Here’s the blurb from the Github io.js Readme file on the project:
We intend to land, with increasing regularity, releases which are compatible with the npm ecosystem that has been built to date for node.js.
The feeling among the io.js contingent seems to be that Joyent’s move in October to set up a Node.js Advisory Board came too late to settle differences in how the project is managed. Infoworld’s Paul Krill interviewed io.js contributor Mikeal Rogers about why the group went this route.
No one can say this is a surprise. There’s been angst in Node.js land at least since late last year when a spat erupted between two top Node.js contributors, which caused considerable bad feeling.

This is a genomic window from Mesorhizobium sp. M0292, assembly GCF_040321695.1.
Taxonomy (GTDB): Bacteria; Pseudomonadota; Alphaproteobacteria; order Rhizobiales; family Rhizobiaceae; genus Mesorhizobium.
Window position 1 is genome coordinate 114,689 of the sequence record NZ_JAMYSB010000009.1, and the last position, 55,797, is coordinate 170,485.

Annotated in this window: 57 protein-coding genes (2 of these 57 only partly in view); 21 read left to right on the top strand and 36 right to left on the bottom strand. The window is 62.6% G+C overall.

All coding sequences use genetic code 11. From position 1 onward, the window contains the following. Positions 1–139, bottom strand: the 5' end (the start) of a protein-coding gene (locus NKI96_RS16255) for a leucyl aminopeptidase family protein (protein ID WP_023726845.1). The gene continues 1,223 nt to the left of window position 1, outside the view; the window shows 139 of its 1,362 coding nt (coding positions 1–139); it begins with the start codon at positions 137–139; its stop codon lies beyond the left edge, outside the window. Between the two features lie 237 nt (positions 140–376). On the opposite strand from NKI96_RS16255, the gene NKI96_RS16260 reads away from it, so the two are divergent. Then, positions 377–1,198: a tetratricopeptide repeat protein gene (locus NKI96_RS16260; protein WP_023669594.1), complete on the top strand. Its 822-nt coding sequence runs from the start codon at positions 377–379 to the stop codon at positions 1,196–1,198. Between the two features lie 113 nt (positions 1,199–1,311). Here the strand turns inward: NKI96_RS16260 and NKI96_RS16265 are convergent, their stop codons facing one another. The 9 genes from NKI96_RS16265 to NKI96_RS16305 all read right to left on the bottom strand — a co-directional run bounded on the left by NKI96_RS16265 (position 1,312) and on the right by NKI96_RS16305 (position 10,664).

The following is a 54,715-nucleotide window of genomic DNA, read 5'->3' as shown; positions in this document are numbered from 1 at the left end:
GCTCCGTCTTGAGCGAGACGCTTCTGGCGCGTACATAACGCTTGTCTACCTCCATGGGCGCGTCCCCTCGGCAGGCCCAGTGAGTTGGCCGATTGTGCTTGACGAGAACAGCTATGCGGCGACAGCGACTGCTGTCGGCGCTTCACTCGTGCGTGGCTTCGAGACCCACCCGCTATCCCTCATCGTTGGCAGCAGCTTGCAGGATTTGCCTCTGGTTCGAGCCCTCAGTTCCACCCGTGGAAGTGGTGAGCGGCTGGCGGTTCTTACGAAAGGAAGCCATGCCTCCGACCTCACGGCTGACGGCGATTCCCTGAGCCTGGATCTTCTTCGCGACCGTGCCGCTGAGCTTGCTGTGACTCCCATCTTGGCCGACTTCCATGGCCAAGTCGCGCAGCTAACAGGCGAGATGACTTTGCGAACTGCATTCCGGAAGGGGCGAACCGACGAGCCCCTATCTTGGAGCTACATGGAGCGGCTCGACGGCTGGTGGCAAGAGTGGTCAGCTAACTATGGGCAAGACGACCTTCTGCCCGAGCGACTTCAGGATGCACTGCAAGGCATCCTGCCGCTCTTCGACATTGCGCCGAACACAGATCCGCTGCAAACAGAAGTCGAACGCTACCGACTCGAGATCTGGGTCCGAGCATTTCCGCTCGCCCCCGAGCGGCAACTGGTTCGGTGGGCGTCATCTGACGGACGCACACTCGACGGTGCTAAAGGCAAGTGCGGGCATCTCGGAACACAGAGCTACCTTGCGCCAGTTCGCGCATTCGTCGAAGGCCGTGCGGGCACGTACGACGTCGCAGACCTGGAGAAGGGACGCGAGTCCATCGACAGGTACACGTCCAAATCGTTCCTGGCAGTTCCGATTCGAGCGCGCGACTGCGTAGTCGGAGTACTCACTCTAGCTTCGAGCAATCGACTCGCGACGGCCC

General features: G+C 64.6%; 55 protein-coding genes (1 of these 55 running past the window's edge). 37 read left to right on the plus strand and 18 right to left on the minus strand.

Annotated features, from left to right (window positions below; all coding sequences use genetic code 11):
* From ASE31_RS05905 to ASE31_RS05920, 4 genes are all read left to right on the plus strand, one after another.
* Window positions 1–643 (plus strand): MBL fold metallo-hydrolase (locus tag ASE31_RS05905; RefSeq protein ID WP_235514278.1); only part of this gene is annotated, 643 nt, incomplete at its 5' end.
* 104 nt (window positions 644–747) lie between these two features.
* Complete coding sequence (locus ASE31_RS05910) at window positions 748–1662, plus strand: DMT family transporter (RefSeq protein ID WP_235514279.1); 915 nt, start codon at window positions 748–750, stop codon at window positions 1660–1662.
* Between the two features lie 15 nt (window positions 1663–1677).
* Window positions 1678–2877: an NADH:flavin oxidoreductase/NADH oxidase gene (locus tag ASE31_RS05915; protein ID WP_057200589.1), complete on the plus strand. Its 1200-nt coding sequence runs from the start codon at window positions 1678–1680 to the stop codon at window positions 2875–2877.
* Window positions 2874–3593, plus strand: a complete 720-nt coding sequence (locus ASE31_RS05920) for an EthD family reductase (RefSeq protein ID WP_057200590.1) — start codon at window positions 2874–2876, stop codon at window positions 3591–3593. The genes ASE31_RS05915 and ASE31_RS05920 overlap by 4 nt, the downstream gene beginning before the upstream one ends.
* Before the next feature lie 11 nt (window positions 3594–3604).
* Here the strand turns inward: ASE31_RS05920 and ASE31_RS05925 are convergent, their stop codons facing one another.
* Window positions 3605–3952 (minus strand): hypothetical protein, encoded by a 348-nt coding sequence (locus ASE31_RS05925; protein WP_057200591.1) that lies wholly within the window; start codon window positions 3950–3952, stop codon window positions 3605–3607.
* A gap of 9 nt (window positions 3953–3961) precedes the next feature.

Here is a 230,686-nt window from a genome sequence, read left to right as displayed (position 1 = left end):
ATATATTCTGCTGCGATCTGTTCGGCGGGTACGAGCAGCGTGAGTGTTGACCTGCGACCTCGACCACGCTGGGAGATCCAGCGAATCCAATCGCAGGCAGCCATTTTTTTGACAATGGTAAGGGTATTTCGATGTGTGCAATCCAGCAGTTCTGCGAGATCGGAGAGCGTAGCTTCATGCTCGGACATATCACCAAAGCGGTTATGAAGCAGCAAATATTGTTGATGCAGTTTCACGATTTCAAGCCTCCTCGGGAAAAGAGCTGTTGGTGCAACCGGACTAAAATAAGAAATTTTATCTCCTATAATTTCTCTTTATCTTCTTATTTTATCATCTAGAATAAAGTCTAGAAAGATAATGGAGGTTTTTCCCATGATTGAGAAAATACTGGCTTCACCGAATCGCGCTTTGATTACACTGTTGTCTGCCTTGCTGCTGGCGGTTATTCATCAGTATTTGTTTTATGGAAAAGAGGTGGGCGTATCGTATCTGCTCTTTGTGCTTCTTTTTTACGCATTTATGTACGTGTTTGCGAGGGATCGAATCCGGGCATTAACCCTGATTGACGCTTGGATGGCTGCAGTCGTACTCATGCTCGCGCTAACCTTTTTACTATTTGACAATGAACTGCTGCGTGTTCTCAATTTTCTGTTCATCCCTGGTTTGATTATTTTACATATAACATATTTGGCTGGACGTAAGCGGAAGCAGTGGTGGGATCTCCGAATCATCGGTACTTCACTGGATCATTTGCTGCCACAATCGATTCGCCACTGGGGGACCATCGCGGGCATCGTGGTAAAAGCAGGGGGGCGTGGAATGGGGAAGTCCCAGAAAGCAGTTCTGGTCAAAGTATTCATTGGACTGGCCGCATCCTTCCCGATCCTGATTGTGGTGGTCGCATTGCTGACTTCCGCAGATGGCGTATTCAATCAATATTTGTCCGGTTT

Talking to media, Joyent CTO Bryan Cantrill downplayed concerns that the dual projects will lead to fragmentation and said Joyent has reached out to the io.js team.
The stakes are high. Node.js has seen great traction in companies including [company]LinkedIn[/company], [company]PayPal[/company], Uber, [company]Yahoo[/company] and [company]The New York Times[/company].
Presumably, none of these Node.js players want that momentum to stall.
Photo credit: Jakub Mosur